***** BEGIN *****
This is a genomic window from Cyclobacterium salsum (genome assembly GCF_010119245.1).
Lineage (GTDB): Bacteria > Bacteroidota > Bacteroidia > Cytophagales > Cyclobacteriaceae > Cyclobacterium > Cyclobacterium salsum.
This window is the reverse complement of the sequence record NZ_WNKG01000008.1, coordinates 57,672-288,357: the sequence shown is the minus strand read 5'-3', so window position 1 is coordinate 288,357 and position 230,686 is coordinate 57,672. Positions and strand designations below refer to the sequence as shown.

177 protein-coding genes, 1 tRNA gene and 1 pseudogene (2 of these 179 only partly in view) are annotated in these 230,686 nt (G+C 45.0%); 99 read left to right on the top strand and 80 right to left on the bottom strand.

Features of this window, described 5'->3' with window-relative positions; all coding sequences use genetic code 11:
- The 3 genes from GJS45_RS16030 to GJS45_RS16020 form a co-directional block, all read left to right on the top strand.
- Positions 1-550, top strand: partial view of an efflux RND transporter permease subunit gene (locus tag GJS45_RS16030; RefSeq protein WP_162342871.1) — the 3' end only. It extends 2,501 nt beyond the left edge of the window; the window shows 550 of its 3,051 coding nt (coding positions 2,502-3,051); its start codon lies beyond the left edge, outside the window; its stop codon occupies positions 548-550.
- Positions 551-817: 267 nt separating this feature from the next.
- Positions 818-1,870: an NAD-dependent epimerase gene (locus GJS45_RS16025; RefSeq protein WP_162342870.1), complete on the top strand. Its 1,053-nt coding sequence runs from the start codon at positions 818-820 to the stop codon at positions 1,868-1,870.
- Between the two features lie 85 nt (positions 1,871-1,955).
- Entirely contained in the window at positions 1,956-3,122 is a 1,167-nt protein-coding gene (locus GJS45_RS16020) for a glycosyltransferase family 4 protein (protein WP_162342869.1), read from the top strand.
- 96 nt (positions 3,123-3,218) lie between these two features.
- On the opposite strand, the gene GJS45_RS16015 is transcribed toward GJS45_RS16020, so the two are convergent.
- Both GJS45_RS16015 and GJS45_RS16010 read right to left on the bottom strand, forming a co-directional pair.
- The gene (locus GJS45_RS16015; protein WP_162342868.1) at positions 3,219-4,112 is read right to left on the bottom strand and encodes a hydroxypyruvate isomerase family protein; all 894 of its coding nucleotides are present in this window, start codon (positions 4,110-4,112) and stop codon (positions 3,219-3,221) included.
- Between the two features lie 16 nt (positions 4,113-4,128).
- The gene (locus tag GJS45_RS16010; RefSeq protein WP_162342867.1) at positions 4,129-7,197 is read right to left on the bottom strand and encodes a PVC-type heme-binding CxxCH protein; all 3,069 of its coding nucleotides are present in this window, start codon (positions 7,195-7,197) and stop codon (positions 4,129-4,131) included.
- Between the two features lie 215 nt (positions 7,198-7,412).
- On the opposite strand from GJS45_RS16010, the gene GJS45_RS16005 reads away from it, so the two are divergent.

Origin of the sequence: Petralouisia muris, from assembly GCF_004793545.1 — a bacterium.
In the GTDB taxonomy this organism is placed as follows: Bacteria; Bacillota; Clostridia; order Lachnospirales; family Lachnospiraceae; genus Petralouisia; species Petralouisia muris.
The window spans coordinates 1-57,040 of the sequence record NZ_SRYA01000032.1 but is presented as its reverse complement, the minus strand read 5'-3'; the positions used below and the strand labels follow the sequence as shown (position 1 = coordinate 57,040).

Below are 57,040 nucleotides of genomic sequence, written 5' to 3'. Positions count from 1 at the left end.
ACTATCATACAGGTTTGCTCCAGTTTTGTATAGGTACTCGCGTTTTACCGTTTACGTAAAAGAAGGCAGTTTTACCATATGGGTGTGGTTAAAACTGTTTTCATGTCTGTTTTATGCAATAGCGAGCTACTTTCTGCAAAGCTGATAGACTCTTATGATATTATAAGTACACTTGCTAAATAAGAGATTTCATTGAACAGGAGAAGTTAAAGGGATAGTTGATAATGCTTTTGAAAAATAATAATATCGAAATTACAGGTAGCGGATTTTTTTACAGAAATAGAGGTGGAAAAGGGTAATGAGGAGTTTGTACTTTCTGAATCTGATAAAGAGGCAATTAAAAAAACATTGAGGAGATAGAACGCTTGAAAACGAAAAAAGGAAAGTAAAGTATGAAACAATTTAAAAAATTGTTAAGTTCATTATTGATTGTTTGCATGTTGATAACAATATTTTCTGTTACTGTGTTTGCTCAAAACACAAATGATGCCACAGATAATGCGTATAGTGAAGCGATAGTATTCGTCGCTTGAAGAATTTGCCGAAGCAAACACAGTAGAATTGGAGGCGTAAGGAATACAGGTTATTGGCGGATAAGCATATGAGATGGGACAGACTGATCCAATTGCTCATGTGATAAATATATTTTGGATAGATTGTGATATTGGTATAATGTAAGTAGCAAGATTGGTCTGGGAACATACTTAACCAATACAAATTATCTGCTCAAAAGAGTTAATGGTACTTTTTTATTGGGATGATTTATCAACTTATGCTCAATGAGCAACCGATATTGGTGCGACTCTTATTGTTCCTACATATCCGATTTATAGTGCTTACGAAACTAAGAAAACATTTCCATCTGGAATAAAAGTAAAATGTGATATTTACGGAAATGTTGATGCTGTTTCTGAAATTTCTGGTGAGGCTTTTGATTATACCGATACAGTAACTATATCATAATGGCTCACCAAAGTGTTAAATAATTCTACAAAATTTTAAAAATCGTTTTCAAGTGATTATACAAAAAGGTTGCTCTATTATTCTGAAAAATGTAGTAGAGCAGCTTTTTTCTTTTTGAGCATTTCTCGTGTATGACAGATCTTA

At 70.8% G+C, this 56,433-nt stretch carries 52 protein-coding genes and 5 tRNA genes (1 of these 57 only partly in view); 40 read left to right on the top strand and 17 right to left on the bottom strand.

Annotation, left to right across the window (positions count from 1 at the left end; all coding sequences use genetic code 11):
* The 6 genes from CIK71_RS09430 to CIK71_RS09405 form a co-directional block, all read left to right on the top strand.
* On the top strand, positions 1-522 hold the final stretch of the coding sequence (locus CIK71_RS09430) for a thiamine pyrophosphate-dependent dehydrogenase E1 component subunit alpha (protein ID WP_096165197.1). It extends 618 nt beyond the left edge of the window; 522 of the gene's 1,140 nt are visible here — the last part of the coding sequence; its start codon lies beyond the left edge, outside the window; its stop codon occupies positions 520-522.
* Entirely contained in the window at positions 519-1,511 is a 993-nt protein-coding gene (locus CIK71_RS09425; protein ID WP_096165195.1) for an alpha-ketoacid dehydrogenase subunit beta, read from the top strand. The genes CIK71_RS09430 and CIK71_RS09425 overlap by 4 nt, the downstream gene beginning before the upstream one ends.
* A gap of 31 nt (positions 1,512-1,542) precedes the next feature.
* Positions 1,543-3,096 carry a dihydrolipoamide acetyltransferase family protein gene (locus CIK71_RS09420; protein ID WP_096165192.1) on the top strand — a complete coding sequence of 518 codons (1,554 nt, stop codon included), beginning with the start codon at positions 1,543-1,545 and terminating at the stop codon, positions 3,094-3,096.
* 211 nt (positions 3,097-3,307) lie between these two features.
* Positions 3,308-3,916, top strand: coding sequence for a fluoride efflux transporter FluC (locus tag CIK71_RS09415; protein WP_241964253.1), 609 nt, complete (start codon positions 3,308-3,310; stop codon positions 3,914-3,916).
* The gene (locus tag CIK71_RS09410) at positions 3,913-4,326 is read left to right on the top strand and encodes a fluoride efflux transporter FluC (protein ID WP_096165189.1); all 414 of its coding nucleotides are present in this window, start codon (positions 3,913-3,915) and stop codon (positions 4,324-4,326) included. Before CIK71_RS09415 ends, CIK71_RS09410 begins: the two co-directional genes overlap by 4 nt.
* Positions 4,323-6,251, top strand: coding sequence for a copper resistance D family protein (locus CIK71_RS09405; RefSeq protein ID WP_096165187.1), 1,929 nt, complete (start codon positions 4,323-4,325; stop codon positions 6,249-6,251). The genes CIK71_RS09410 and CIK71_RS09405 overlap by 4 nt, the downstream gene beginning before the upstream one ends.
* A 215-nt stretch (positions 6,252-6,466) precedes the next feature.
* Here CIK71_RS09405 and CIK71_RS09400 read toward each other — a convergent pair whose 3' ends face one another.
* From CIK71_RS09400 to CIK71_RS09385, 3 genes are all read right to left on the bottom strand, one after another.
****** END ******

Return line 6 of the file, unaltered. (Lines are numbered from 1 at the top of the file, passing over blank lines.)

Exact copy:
- The 3 genes from GJS45_RS16030 to GJS45_RS16020 form a co-directional block, all read left to right on the top strand.